© 2018

Arabic Science Fiction


Part of the Studies in Global Science Fiction book series (SGSF)

About this book


This book traces the roots of Arabic science fiction through classical and medieval Arabic literature, undertaking close readings of formative texts of Arabic science fiction via a critical framework developed from the work of Western critics of Western science fiction, Arab critics of Arabic science fiction and postcolonial theorists of literature. Ian Campbell investigates the ways in which Arabic science fiction engages with a theoretical concept he terms “double estrangement” wherein these texts provide social or political criticism through estrangement and simultaneously critique their own societies’ inability or refusal to engage in the sort of modernization that would lead the Arab world back to leadership in science and technology.


science fiction genre fiction genre studies cognitive estrangement allegory science fiction Western science fiction utopian literature distopian literature The Blue Flood The Conqueror of Time Talib Umran The Extinction of Man Arab literature muslim literature Islamic literature

Authors and affiliations

  1. 1.Georgia State UniversityAtlantaUSA

About the authors

Ian Campbell is Associate Professor of Arabic and Comparative Literature at Georgia State University, USA. He has published articles in major science fiction journals on Arabic science fiction and also undertakes research in postcolonial Moroccan fiction. He is the author of Labyrinths, Intellectuals and the Revolution: The Arabic-Language Moroccan Novel, 1957–72 (2013).

Bibliographic information


“For the scholar, Campbell’s study does an excellent job of exploring how works of ASF from a range of different countries (Kuwait, Egypt, Syria) have approached the literary demands and political risks of writing speculative fiction meant to critique the existing regimes and cultural programs. … scholars who want to understand the specific challenges of the emergence of science fiction in postcolonial settings would do well to explore Campbell’s volume.” (Steven Holmes, SFRA Review, Vol. 50 (1), 2020)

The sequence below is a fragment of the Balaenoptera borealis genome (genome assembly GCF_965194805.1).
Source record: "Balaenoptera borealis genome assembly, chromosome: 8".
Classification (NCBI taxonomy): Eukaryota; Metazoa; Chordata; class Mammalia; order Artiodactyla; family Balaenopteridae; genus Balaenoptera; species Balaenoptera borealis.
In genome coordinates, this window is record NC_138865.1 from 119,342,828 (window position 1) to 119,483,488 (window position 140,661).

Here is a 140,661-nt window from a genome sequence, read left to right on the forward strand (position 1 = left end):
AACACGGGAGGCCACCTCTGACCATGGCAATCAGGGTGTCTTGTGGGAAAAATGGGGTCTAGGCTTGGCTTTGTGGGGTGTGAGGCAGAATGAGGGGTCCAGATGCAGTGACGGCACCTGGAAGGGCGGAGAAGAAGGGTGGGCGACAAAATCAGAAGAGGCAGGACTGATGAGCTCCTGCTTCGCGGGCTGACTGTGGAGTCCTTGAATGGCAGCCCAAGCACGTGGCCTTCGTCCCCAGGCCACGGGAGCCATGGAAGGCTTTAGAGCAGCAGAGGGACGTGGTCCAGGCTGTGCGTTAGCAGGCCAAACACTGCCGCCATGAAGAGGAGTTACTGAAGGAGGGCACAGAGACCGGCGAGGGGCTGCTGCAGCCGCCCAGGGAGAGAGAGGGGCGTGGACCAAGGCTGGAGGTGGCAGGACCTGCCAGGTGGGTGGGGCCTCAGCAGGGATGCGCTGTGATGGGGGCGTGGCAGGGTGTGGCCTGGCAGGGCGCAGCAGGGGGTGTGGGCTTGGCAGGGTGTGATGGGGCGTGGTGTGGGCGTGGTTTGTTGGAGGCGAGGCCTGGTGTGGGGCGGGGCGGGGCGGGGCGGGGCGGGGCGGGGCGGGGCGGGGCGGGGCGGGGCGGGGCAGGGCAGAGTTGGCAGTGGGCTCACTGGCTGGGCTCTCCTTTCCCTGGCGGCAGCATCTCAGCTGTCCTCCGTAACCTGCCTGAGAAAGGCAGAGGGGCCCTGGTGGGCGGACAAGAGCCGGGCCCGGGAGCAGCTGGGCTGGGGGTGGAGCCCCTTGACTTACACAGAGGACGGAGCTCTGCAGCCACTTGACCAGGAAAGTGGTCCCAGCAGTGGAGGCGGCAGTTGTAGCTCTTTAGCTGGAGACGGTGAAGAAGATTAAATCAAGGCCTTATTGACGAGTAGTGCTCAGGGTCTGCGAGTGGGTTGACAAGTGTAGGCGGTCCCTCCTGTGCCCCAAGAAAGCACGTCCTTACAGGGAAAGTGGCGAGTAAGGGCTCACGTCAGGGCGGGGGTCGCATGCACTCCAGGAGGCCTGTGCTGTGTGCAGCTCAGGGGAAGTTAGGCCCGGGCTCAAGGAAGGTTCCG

“Arabic Science Fiction responds to the growing in­terest that both readers and scholars have been ex­perimenting towards for the last two decades of non-Western science-fiction. … Arabic Science Fiction constitutes a valu­able contribution to the growing field of science fic­tion postcolonial studies, opening the path for more widespread exploration of the genre, and perhaps eventually encouraging the translation of a body of fiction unheard of in the West.” (Erica Couto-Ferreira, Journal of Science Fiction, Vol. 3 (3), December, 2019)

“Arabic Science Fiction remains a significant pioneering work. It contains many interesting analyses and genuinely insightful arguments. Along with earlier research, it definitely sets the stage for further engagement in the field. And for this reason, I think it should be on the bookshelf of anyone interested in the topic.” (Musab Bajaber, Science Fiction Studies, Vol. 46, 2019)